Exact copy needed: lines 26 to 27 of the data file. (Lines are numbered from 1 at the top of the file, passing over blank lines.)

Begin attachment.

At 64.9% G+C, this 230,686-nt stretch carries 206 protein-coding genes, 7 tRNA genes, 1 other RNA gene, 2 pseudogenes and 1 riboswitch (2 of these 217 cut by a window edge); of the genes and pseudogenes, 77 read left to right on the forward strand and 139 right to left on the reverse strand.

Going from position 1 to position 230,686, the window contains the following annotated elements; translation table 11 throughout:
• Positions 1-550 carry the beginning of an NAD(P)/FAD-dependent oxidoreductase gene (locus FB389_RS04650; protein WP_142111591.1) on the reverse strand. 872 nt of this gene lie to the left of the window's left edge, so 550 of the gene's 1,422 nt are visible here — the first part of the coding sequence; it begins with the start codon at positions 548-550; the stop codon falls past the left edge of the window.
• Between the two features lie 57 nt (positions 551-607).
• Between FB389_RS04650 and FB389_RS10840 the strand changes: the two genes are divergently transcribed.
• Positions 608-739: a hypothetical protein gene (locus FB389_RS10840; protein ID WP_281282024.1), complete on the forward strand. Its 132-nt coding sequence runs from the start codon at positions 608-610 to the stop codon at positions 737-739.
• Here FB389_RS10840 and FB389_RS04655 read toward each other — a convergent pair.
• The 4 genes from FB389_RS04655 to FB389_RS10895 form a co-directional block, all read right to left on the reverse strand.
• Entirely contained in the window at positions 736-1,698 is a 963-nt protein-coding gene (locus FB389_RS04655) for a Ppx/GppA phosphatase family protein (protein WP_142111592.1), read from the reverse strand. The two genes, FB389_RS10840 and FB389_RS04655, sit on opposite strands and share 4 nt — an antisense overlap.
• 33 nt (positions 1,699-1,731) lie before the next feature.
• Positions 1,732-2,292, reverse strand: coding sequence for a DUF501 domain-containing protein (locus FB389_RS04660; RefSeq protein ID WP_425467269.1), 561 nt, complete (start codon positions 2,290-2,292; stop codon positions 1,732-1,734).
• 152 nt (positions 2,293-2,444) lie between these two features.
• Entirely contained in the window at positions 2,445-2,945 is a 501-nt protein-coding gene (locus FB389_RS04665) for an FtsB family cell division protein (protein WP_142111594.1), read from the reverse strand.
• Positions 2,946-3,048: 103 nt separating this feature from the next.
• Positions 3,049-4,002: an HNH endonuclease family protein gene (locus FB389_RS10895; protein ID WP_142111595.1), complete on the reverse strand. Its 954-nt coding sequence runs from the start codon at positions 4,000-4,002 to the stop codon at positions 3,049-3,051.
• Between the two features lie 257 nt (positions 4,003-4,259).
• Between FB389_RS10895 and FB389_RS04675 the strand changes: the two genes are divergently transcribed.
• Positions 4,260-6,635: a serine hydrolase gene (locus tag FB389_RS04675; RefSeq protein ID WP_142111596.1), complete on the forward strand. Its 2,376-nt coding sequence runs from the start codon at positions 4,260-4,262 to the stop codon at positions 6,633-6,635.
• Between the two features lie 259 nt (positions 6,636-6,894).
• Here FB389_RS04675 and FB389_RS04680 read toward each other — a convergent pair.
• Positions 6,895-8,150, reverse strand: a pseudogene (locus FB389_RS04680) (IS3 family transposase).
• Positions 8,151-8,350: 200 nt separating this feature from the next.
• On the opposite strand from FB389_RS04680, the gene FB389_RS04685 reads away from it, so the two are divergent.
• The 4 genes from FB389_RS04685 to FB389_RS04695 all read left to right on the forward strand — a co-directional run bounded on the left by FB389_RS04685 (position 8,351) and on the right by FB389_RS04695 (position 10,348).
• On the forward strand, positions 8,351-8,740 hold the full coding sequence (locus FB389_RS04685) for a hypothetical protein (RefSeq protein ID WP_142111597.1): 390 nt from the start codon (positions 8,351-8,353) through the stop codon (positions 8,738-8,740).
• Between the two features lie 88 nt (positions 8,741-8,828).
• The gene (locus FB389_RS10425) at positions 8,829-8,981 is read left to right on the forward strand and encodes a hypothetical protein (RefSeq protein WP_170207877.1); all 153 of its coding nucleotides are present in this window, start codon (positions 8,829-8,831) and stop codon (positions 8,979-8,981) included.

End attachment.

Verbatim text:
• Between the two features lie 88 nt (positions 8,741-8,828).
• The gene (locus FB389_RS10425) at positions 8,829-8,981 is read left to right on the forward strand and encodes a hypothetical protein (RefSeq protein WP_170207877.1); all 153 of its coding nucleotides are present in this window, start codon (positions 8,829-8,831) and stop codon (positions 8,979-8,981) included.